Panty Lions

So Dang Rad

by Nikki Tranter

1 May 2003


So Dang Sad

Listening to Panty Lion’s first full-length release, So Dang Rad feels a little like being trapped inside an air balloon—there are lots of wispy noises, groan, grunts and screeches, that, while so hard to focus on, are still somehow soothing.

It’s hard to put a finger on just what gives this album its calming effect. It’s often static, repetitive, and oh-so-melancholy often to the point of utter distraction, but there’s something very inviting in the off-kilter ramblings of Ashod Simonian and Ariana Murray.

cover art

Panty Lions

So Dang Rad

(The Ship)

With little more than a nylon string guitar, electric guitar and keyboard, the Californian duo (both former members of the alternapop outfit, Earlimart) manage to take simplicity to a new level with their stripped back instrumentation, never straying, though, from the ultra-bizarre when it comes to their stories about love, loss, romance, and dreams of something more.

“Devon made a change for the better / When she moved to New York / She wrote me these words / In her last letter / I love you, but I love Jesus more”, Simonian sings on the gloriously downbeat “Devon Made a Change for the Better”, in a song indicative of the whirligig mind of the band’s principal writer. This subtle kind of tragic-comedy finds its way into much of the So Dang Rad collection, often leaving the listener so utterly sad for Simonian and his rough luck. His lyrics reveal an almost painful sensitivity and it’s hard—really hard—not to want to seek this guy out and give him a much-needed hug.

Until, that is, something else in his horribly sad lyrics reveals itself. Maybe, just maybe, Simonian is taking the piss, as sometimes, his shyness is almost too hellishly tragic to be true. On “Dedication”, for example, Simonian opts to send a love song dedication to his lover when it is “too late to call [her] house”. This way, he figures, if she’s listening, she’ll know he’s awake too and that he’s thinking of her. In the slowest, shiest, lowliest voice he can muster, Simonian continues: “I hope you like ‘Puttin’ on the Ritz’ / ‘Cause that’s the song I picked / It doesn’t mean anything / It’s just the first song that popped into my head”.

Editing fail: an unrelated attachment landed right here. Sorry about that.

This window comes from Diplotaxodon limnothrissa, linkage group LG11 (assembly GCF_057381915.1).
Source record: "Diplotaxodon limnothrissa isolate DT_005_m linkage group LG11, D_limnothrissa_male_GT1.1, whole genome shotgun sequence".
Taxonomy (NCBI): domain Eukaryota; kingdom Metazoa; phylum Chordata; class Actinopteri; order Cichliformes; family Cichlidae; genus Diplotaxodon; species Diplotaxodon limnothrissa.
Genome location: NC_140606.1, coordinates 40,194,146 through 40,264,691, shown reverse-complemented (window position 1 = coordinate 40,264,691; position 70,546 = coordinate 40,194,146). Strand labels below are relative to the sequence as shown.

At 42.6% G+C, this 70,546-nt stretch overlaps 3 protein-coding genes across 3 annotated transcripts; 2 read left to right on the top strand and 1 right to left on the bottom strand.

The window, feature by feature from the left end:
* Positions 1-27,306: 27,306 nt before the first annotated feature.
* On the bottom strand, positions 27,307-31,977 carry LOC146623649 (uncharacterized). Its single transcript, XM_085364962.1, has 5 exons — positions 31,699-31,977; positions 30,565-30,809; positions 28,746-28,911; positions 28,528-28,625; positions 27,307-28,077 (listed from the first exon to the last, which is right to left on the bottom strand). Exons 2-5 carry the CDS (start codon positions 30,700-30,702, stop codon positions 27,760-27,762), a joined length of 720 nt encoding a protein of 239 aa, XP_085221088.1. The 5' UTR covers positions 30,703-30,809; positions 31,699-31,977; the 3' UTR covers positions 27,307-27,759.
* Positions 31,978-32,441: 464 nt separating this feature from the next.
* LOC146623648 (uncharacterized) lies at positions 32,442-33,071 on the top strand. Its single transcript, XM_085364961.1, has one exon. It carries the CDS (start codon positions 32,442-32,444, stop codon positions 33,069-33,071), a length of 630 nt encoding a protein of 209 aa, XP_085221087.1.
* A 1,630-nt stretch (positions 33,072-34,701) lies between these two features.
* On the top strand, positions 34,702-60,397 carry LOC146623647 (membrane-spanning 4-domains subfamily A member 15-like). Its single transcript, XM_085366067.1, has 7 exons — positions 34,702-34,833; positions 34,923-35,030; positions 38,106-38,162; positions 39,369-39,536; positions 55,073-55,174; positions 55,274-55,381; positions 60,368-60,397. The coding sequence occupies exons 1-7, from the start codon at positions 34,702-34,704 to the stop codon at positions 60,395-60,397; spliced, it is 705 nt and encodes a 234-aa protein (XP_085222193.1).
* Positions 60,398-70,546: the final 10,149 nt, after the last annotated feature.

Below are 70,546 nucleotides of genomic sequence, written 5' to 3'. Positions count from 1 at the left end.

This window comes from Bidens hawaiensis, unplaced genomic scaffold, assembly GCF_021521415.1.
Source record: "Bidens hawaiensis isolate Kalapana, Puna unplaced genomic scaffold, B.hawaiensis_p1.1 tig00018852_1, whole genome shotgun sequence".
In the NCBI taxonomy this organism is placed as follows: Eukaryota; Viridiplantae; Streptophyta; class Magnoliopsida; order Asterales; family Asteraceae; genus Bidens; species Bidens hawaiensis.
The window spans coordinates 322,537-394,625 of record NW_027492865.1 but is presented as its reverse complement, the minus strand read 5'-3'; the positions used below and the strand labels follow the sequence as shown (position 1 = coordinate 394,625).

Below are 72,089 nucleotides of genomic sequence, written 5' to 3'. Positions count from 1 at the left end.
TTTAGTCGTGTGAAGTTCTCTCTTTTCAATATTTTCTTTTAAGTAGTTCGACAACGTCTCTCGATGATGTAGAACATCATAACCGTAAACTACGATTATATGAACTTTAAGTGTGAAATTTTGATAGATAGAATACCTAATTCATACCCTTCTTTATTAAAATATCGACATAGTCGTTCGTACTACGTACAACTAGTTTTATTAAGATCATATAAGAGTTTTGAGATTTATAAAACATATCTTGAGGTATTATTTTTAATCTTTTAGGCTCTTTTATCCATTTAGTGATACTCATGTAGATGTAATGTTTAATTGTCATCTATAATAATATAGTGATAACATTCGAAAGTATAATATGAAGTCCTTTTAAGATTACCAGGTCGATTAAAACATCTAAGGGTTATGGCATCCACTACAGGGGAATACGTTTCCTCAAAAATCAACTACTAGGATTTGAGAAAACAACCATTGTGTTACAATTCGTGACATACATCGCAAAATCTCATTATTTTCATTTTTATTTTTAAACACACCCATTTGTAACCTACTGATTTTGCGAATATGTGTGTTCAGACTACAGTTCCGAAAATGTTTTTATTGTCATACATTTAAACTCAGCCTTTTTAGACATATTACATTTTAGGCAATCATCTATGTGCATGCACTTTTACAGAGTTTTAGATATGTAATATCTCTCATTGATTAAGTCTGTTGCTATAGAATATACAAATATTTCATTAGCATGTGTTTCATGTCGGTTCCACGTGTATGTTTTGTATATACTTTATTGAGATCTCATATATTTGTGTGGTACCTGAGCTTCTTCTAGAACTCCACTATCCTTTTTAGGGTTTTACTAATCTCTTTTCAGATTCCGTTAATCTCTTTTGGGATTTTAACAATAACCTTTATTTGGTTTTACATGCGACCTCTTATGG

Oh god.

Just as weirdly affecting are “Herndon & 99”, a story of a nighttime interlude with a lover by a riverside, the bluesy and fragile “Sway” in which Simonian is asked to join a band but fears his voice “sucks”, and the tiny folk explosion “Up Where the Burblirds Fly” which is just a gorgeous, haunting piece of music surrounding mostly nonsensical lyrics. And there’s also the odd “Blatz from the Pabst” with its futuristic beeps and bleeps, creepy background chatter and a right-on-the-money (for a tragic loser who’s lost his lover, something we’ve all been at some point, right?) Denny’s reference.

Taking the piss or not, Simonian’s love stories are super-sweet and genuinely touching—you’ll either laugh your ass off at the silliness of it all, or want to cry into your beernuts.

The only real problem with Simonian’s tendency towards the ultra-slow is that his songs sometimes get bogged down in their own sluggish pace. You may very well want to give the man a hug to take away his blues, but after hearing his sob story of an album a few times, it might turn into a slap to pull him out his dreary, rainy day hole. Or, of course, tell him to let his band mate in on a few more of the lead vocals as her upbeat, Lisa Loeb-like squeakiness is far too often hidden.

For the most part though, Panty Lions dingle-dangle their way through 11 cool, summer songs. When listening, make sure to keep the tissue box stocked, the wine mighty cold, and the Prozac handy.

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